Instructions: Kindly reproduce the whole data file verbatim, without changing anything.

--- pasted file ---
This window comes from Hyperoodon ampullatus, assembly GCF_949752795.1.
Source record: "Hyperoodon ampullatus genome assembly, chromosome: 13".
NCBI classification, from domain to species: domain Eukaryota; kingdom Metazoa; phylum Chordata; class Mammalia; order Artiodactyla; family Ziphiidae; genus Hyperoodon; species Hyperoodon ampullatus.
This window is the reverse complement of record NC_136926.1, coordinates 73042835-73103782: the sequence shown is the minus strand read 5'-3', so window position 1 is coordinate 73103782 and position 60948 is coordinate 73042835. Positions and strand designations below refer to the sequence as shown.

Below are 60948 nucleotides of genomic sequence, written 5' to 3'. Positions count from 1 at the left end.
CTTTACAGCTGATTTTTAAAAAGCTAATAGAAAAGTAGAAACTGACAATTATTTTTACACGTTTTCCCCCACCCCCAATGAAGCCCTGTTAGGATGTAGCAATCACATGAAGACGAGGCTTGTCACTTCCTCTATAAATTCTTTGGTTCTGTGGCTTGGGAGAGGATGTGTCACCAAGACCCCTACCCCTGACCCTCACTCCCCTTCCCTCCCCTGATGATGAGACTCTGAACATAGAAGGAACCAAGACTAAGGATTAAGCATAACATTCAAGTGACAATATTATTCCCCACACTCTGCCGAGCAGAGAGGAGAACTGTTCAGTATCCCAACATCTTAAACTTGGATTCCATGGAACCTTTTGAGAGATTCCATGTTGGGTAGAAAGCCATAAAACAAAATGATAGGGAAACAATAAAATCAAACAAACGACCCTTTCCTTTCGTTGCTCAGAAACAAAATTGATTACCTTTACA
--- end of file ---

This window comes from Hyperoodon ampullatus, assembly GCF_949752795.1.
Source record: "Hyperoodon ampullatus genome assembly, chromosome: 13".
NCBI classification, from domain to species: domain Eukaryota; kingdom Metazoa; phylum Chordata; class Mammalia; order Artiodactyla; family Ziphiidae; genus Hyperoodon; species Hyperoodon ampullatus.
This window is the reverse complement of record NC_136926.1, coordinates 73042835-73103782: the sequence shown is the minus strand read 5'-3', so window position 1 is coordinate 73103782 and position 60948 is coordinate 73042835. Positions and strand designations below refer to the sequence as shown.

Below are 60948 nucleotides of genomic sequence, written 5' to 3'. Positions count from 1 at the left end.
CTTTACAGCTGATTTTTAAAAAGCTAATAGAAAAGTAGAAACTGACAATTATTTTTACACGTTTTCCCCCACCCCCAATGAAGCCCTGTTAGGATGTAGCAATCACATGAAGACGAGGCTTGTCACTTCCTCTATAAATTCTTTGGTTCTGTGGCTTGGGAGAGGATGTGTCACCAAGACCCCTACCCCTGACCCTCACTCCCCTTCCCTCCCCTGATGATGAGACTCTGAACATAGAAGGAACCAAGACTAAGGATTAAGCATAACATTCAAGTGACAATATTATTCCCCACACTCTGCCGAGCAGAGAGGAGAACTGTTCAGTATCCCAACATCTTAAACTTGGATTCCATGGAACCTTTTGAGAGATTCCATGTTGGGTAGAAAGCCATAAAACAAAATGATAGGGAAACAATAAAATCAAACAAACGACCCTTTCCTTTCGTTGCTCAGAAACAAAATTGATTACCTTTACA